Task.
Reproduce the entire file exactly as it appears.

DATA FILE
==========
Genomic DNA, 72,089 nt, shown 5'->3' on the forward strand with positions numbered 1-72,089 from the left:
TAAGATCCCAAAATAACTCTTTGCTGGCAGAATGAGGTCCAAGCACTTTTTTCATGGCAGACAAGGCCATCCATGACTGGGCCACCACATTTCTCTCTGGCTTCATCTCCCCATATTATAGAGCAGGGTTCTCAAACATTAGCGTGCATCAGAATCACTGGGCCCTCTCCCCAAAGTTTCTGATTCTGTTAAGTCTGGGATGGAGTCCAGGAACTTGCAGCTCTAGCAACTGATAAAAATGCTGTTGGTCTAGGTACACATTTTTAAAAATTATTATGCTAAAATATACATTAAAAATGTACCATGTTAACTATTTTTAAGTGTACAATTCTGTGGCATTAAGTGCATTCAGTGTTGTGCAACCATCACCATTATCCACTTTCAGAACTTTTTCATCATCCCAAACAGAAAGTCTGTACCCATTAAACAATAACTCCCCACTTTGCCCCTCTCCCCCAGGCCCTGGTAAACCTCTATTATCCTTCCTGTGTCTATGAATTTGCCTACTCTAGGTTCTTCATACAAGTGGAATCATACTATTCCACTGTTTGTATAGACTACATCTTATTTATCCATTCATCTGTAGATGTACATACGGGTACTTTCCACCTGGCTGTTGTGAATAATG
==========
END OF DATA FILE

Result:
Genomic DNA, 72,089 nt, shown 5'->3' on the forward strand with positions numbered 1-72,089 from the left:
TAAGATCCCAAAATAACTCTTTGCTGGCAGAATGAGGTCCAAGCACTTTTTTCATGGCAGACAAGGCCATCCATGACTGGGCCACCACATTTCTCTCTGGCTTCATCTCCCCATATTATAGAGCAGGGTTCTCAAACATTAGCGTGCATCAGAATCACTGGGCCCTCTCCCCAAAGTTTCTGATTCTGTTAAGTCTGGGATGGAGTCCAGGAACTTGCAGCTCTAGCAACTGATAAAAATGCTGTTGGTCTAGGTACACATTTTTAAAAATTATTATGCTAAAATATACATTAAAAATGTACCATGTTAACTATTTTTAAGTGTACAATTCTGTGGCATTAAGTGCATTCAGTGTTGTGCAACCATCACCATTATCCACTTTCAGAACTTTTTCATCATCCCAAACAGAAAGTCTGTACCCATTAAACAATAACTCCCCACTTTGCCCCTCTCCCCCAGGCCCTGGTAAACCTCTATTATCCTTCCTGTGTCTATGAATTTGCCTACTCTAGGTTCTTCATACAAGTGGAATCATACTATTCCACTGTTTGTATAGACTACATCTTATTTATCCATTCATCTGTAGATGTACATACGGGTACTTTCCACCTGGCTGTTGTGAATAATG